Aircraft wings or helicopter rotors made of materials that can change their shape in response to electric controls have long been a dream of aeronautic engineers. It’s an application that would markedly improve the performance and fuel efficiency of aircraft. But the right shape-shifting material to make it happen has proven elusive.
Now researchers at MIT have discovered a promising approach that takes advantage of the mechanism that will eventually cause your laptop battery to fail: the expansion and contraction of electrode materials in the battery. “This is a classical case of taking lemons and making lemonade,” says Yet-Ming Chiang, a materials science and engineering professor at MIT who’s working on the project. Articles describing the work will appear in upcoming issues of Advanced Functional Materials and Electrochemical and Solid State Letters.
Much of the past research on shape-morphing materials has involved piezoelectrics, materials that change shape in response to electricity. But Chiang says he long ago decided that piezoelectrics would not work for such rigorous applications as morphing helicopter rotors.
For years, researchers in the related field of batteries have faced the problem that as ions move from one electrode to another, as the battery charges, they cause the electrode material to expand, then contract again as the battery discharges. This characteristic can cause the internal structure of the battery to break apart over time; so researchers have been searching for materials that don’t suffer from the effect. But when Chiang calculated how much mechanical energy this expansion could involve, he had a moment of euphoria. And later experiments showed that batteries have the mechanical energy needed to move a load ten times as far as piezoelectrics.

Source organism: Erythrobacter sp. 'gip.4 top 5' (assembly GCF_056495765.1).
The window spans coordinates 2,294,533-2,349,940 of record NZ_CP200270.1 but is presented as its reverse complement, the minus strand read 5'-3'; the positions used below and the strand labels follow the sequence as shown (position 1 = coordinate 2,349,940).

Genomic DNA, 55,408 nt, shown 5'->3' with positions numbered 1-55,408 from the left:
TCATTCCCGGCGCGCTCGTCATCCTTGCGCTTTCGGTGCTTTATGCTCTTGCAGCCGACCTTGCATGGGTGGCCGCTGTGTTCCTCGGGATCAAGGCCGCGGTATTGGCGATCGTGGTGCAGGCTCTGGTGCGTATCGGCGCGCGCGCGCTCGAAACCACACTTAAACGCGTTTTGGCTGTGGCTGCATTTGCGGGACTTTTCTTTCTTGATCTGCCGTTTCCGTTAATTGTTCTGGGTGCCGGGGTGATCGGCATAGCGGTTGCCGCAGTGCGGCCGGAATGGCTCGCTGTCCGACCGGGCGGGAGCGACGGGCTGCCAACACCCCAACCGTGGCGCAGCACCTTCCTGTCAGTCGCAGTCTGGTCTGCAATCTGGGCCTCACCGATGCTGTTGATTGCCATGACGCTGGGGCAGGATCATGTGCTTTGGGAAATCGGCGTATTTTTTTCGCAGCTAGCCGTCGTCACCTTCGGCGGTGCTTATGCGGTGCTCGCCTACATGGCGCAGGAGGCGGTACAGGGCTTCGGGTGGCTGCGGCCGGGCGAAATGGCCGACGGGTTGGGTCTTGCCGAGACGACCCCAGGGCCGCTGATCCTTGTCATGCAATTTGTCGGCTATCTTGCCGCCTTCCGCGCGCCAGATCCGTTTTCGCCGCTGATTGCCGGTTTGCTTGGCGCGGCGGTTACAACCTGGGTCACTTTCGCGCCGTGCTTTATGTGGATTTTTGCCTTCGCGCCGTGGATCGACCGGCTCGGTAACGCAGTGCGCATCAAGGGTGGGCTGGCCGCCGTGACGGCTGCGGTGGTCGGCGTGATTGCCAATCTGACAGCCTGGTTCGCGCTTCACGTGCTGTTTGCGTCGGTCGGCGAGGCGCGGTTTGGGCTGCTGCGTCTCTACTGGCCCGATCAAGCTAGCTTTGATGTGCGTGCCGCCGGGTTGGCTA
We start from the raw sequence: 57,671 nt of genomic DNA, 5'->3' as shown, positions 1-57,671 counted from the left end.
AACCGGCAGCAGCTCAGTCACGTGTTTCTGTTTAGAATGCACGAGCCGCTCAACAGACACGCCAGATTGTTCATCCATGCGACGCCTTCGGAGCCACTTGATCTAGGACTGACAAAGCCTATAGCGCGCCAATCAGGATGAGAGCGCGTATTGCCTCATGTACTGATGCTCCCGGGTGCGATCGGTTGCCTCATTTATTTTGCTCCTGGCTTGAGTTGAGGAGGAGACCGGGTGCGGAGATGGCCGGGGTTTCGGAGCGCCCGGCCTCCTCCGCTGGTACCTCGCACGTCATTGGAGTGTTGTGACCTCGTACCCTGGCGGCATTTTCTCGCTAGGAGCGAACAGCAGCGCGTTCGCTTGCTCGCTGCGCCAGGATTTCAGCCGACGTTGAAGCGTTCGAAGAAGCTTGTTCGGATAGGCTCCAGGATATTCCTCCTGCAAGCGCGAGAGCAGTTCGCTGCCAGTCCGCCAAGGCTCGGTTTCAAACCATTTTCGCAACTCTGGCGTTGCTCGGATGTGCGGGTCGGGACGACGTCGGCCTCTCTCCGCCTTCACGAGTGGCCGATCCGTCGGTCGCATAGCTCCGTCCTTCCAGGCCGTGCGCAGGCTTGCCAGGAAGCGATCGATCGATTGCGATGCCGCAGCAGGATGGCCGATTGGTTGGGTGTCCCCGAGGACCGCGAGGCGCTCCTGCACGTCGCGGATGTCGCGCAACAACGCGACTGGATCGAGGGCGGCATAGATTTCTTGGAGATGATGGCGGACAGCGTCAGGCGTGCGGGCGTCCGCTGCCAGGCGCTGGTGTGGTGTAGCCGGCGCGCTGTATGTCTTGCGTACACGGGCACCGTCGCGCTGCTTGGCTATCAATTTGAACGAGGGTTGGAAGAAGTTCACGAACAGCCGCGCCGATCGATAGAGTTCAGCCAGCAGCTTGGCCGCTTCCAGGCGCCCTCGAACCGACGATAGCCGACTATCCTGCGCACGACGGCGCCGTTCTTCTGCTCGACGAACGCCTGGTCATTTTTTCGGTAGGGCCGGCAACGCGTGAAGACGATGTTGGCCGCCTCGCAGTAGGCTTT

The battery’s performance does come with a tradeoff, though: speed. Piezoelectrics can easily operate at several thousand cycles per second, says Chiang. But the expansion of the battery is limited by how long it takes to charge it. Depending on how much movement is required, this could take from just over minute to “a sizable fraction of an hour,” according to Steven Hall, an aeronautics and astronautics professor at MIT involved in the project. The researchers hope to improve this by decreasing the time it takes to charge a battery.
Chiang is also working to design physically stronger batteries that can take better advantage of the electrode’s mechanical energy.
But existing commercially available batteries are good enough to build a demonstration model, which the researchers hope to have ready early next year. Eventually, a series of batteries will be set into the rotor blade and used to selectively morph it.
Such shape-shifting will allow engineers to avoid a compromise that has been at the heart of helicopter design. Helicopters are built to do two very different things – hover and cruise. As a result, they do neither particularly well. Being able to change the rotor shape in flight could optimize them for these two functions. Chiang and Hall calculate that a helicopter could then operate with about one percent less fuel, a savings that could add up considerably over time. Alternatively, military helicopters could carry two additional troops or work better in high-altitude operations in the mountains.
Rotors might just be the beginning, too. Chiang and Hall point to applications on airplanes, where changing wing shapes in-flight could bring similar improvements in performance and efficiency. They might also be useful for actively rotating solar cells to track the sun, or deploying solar cells and other appendages of satellites once they reach space.